“Lab & Slack”: The DHQ special issue is out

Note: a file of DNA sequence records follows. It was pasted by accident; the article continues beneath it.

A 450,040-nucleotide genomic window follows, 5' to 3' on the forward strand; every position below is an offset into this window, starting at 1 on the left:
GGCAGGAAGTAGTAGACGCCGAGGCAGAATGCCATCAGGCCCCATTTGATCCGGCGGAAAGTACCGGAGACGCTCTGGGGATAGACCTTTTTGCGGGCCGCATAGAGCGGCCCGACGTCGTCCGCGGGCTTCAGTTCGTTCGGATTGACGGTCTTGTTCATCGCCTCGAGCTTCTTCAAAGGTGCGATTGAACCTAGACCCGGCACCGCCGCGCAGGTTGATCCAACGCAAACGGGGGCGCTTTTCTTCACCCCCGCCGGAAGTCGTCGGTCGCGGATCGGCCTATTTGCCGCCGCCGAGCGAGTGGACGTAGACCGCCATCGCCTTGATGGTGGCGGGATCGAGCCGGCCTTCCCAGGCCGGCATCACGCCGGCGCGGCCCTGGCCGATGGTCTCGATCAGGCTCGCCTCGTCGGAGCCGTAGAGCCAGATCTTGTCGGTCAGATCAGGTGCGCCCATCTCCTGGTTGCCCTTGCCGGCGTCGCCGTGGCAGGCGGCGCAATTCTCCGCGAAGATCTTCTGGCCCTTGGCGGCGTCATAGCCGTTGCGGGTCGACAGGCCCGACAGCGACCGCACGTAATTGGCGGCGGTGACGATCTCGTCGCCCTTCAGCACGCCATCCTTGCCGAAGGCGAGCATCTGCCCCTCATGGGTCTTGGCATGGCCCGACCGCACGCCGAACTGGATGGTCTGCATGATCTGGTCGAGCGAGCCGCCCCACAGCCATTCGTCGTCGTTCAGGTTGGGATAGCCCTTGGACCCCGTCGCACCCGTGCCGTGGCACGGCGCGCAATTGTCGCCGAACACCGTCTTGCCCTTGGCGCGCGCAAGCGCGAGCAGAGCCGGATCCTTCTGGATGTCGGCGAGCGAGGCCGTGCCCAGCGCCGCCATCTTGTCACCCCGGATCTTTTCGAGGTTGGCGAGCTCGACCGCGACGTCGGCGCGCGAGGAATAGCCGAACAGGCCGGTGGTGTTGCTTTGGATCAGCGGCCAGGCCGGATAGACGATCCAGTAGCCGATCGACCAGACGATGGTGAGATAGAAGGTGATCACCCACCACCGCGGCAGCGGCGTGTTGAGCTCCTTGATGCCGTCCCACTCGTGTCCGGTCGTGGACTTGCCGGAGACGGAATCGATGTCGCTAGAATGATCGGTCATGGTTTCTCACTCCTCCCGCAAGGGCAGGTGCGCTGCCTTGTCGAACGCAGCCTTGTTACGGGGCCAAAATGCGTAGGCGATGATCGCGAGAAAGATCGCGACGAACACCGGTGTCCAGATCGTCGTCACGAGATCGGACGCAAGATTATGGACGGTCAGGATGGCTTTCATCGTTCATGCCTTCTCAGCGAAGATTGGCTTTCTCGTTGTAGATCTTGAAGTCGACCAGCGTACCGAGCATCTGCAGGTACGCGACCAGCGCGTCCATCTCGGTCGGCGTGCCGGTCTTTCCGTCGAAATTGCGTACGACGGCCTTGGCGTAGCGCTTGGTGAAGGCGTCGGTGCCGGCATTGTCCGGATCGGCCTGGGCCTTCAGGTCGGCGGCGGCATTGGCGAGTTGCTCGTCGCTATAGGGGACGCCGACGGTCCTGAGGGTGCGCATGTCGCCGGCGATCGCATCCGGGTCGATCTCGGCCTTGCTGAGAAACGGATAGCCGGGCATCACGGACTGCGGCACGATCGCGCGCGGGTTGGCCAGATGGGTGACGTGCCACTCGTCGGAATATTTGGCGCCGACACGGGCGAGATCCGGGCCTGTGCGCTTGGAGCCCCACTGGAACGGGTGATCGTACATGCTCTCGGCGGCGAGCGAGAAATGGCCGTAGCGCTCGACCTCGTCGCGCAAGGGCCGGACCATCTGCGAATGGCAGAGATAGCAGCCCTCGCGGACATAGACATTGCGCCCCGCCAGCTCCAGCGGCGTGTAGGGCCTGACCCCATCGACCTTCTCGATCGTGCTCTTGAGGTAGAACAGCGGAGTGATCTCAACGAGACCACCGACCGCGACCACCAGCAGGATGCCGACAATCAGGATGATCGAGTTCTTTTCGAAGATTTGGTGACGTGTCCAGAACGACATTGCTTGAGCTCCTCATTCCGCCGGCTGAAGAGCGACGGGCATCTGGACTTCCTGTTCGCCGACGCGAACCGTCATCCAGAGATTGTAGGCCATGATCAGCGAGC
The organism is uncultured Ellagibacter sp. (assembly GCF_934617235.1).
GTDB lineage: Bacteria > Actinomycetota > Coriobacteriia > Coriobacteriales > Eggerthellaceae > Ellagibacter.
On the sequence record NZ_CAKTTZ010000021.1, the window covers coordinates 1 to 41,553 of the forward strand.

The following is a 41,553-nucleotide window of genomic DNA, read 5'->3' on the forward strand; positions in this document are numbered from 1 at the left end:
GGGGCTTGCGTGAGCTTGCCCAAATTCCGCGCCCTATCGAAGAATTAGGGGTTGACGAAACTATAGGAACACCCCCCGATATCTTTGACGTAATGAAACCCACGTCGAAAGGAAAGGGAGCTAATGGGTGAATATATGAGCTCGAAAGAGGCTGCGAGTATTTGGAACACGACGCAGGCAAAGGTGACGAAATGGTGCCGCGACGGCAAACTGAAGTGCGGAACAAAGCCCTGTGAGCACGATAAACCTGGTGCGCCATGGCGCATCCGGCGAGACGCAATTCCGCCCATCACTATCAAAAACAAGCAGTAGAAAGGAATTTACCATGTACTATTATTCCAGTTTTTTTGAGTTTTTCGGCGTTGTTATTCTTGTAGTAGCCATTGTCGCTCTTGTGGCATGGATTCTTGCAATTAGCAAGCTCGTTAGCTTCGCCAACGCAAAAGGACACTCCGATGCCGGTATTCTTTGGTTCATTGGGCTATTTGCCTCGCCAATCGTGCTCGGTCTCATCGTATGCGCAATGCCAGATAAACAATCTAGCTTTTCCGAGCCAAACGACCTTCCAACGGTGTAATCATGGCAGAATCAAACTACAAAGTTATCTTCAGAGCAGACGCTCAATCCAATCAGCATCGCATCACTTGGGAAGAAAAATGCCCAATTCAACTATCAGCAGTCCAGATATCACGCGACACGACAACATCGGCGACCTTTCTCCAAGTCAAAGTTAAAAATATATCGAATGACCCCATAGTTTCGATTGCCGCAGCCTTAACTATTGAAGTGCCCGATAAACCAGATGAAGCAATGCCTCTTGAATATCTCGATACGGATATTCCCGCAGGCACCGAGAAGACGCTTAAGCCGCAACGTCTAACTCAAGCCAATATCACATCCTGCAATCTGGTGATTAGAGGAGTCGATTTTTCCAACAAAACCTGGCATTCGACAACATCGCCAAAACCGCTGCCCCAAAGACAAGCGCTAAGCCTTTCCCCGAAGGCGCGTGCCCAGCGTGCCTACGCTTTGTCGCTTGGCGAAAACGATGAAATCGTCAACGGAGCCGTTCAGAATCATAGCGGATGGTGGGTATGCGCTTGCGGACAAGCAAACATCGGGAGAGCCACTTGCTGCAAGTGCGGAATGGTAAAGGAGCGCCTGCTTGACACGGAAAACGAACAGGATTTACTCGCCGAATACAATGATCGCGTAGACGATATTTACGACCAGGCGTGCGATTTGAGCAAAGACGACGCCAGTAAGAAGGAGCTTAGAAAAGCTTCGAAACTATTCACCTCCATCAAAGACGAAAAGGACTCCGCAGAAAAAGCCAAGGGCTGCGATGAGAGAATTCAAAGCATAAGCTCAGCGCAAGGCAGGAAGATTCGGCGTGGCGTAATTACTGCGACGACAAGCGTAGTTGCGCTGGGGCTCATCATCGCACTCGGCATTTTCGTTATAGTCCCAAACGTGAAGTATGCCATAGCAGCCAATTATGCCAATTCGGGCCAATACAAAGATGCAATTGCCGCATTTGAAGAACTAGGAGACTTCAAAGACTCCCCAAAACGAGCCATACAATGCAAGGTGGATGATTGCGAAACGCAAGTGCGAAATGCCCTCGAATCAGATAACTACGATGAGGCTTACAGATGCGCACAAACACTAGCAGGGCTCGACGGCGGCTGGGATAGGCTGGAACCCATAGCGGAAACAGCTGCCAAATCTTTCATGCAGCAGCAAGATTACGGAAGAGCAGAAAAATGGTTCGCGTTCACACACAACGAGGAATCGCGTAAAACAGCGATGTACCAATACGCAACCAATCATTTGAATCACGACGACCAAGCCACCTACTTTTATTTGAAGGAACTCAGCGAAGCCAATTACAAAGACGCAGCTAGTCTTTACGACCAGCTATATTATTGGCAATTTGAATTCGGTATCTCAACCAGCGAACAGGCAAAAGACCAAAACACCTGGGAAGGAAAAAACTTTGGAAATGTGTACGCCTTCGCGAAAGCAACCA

I’m so happy to finally see that the Digital Humanities Quarterly special issue (2020, 14.3) I co-edited together with Dr Mila Oiva is available in preview. The issue “Lab and Slack. Situated Research Practices in Digital Humanities” is devoted to the physical and virtual aspects of DH research practices. The physical places of research refer to the different DH sites (laboratories, centers, departments) and more widely to the surroundings of a location in a particular city, country, cultural sphere or continent affecting scholarly practices. As virtual environments of DH scholarship, we define the digital internet-based platforms, services, and tools that enable research and scholarly collaboration. The aspects that determine DH research in both physical and virtual places are infrastructure (material and non-material), social interaction (communication and collaboration), and context (social, cultural, and political situatedness). These factors influence each other and changes in one of them can affect the others. The special issue contains 16 articles that are grouped into two main clusters representing a unified set of themes: Cluster 1: “Physical Situatedness, Digital/Humanities Labs, and Infrastructure” with a subcluster “Digital Humanities Lab: Case Studies” and Cluster 2: “Virtual Situatedness, Digital Practices, and Collaboration”. The authors propose to provide a theoretical framework for the discussion and understanding of the impact of situatedness on the production and transmission of scholarly knowledge and offer deep insight into the mechanism of creating and sustaining DH spaces. The special issue is the first collection that explores DH labs: the contributors, who are the core and engine of the DH — scholars, practitioners, and students — share their personal experience and memories related to building a DH place. The case studies include the Franke Family Digital Humanities Laboratory at Yale University Library, the Digital Humanities and Literary Cognition lab at Michigan State University, the Digital Matters Lab at the University of Utah, and the Luxembourg Centre for Contemporary and Digital History of the University of Luxembourg. It has been a great pleasure to work on this issue!

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